Interior Designing for Self-Publishing
Interior designing is not just for houses. Books also need it. Interior designing basically takes care of all the little things in a book that we may not notice but should be super thankful for. From fonts to margins, these details make a book easy to read and let us focus on the actual story without struggling with the formatting of the book.
It is a long process, so if you don’t feel like you have the patience or dedication to go through with it, hire a professional interior designer. But if you want to go through the process yourself, the first and most important thing to do is select a trim size.
This is the size of the pages in your book. Amazon sets the default for paperback books as 6 by 9 inches, so I designed and ordered the first proof of my book in this size only to discover that it looked like it was a nonfiction book with an odd title. I then cut it down to 5 by 8 inches, which looked much better. To avoid this—and the extra work that comes with it—I recommend you look at books with various trim sizes to determine what looks most appealing. The ideal trim size can vary based on your genre (fiction books typically have a smaller range of trim sizes than nonfiction), target audience (a bigger but thinner book is more appealing to younger readers), and book length (a bigger trim size can make a longer book seem easier to read). So, try to find a book in your genre of approximately the same length and measure the trim size.
Ok, now you have a book with pages of the right size, but you need to fix everything on the pages. Even something that seems as simple as the font actually requires a lot of research. Select a font that is used commonly in books of your genre (fiction is almost always written in serif fonts). Additionally, most fonts are not free for commercial use, which means if you want to print and sell your book in a certain typeface, you need to buy the license. I used EB Garamond for my text because that is in the public domain, does not require a license, and is still a common book font.
Chapter Beginnings: Headers & Drop Caps
The header at the beginning of each chapter is a great way to add to your book’s personality. If you want an ominous, darker vibe, maybe you use a dark background behind your text. If you want an elegant vibe, maybe just put the chapter number. A short chapter title without a number can give mysterious vibes, and a long chapter title can give a comedic mood. Design your chapter header and maintain the format for each chapter to give your book a sense of coherence.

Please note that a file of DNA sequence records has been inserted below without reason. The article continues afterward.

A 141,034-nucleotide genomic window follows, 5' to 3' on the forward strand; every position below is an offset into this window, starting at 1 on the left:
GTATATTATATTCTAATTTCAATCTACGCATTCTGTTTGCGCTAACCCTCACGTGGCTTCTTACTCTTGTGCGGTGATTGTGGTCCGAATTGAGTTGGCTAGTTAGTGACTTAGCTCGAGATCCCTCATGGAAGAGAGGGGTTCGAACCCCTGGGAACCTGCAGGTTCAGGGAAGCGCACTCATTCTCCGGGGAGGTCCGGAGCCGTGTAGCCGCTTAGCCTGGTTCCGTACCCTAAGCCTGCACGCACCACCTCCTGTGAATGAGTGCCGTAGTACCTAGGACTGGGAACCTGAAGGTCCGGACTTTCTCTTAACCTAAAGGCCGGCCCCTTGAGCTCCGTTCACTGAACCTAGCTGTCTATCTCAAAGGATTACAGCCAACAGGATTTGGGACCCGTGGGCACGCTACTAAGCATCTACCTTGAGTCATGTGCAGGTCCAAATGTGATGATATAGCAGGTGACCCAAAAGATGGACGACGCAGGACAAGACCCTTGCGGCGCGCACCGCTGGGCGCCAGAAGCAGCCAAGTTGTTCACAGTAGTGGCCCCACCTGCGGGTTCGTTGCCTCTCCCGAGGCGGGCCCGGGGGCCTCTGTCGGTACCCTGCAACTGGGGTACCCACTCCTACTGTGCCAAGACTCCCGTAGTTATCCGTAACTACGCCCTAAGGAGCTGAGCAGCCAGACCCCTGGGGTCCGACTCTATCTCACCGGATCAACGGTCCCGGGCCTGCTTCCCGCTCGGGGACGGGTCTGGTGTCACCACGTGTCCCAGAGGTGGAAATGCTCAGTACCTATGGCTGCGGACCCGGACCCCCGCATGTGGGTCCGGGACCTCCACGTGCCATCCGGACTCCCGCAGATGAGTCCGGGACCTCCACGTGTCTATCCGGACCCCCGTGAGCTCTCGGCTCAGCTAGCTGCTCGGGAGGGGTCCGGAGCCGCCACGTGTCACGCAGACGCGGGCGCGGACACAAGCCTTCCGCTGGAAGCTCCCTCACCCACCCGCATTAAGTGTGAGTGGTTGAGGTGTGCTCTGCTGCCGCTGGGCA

While some books just mark the start of a chapter with the header, many also have a drop cap. That’s the large letter at the beginning of the first paragraph. It’s usually as large as three lines of normal text, and it is usually of a different font. Word has a function you can use to insert a drop cap, but the formatting did not work with the font I wanted to use (Kaushan Script), so I inserted images instead (yes, there was a lot of manual work involved, but it was worth it!).
Using the typical one-inch margins on each side that you find on A4 paper will waste a lot of paper. With books, you typically keep just enough margins to maintain a good reading experience. This typically means .5 inches on the outside margin and .75 inches on the inside margin. However, these numbers vary based on the book’s thickness because thicker books need more binding room. With the top and bottom, you typically reduce margins for the actual text to .5 inches but still have headers and footers within those margins (see below).
For all my fellow Google Docs lovers, this is unfortunately a stage where you must switch to some other platform. Google Docs does not have a function to have different margins for left and right pages, but that is necessary for books. Doing so on Word is rather easy (see steps here).
Headers & Footers
Headers and footers are another aspect of interior designing that can really make your book look unique from the inside. Headers almost always include the title of the book (left page) and the name of the author (right page), but you could replace the author’s name with the chapter name if you like. Footers typically include the page number, but many books include the page number in the header instead. You can add lines, dots, or stars around your headers and footers, and you can play around with the font size. One thing to keep in mind is that a page header and a chapter header rarely look good together, so you may have to manually remove the page header from the first page of each chapter.
Widows & Orphans
Now that all the large details of your book’s design are complete, you should scroll through and make sure the text is easy to read in its current formatting. Check for widows (single words that hang in a sole line at the end of a paragraph) and orphans (single lines from larger paragraphs that hang at the beginning of the next page). You don’t want overly large white regions that confuse the reader, so you may have to go back and cut or add some text to remove any instances of widows and orphans.
And, there you have it! The inside of your book is complete and ready for publication. Make sure you order a proof of your book to ensure you didn’t overlook anything (missing page numbers, leftover orphans, etc.). With that, you are ready to move on to the rest of the self-publishing process.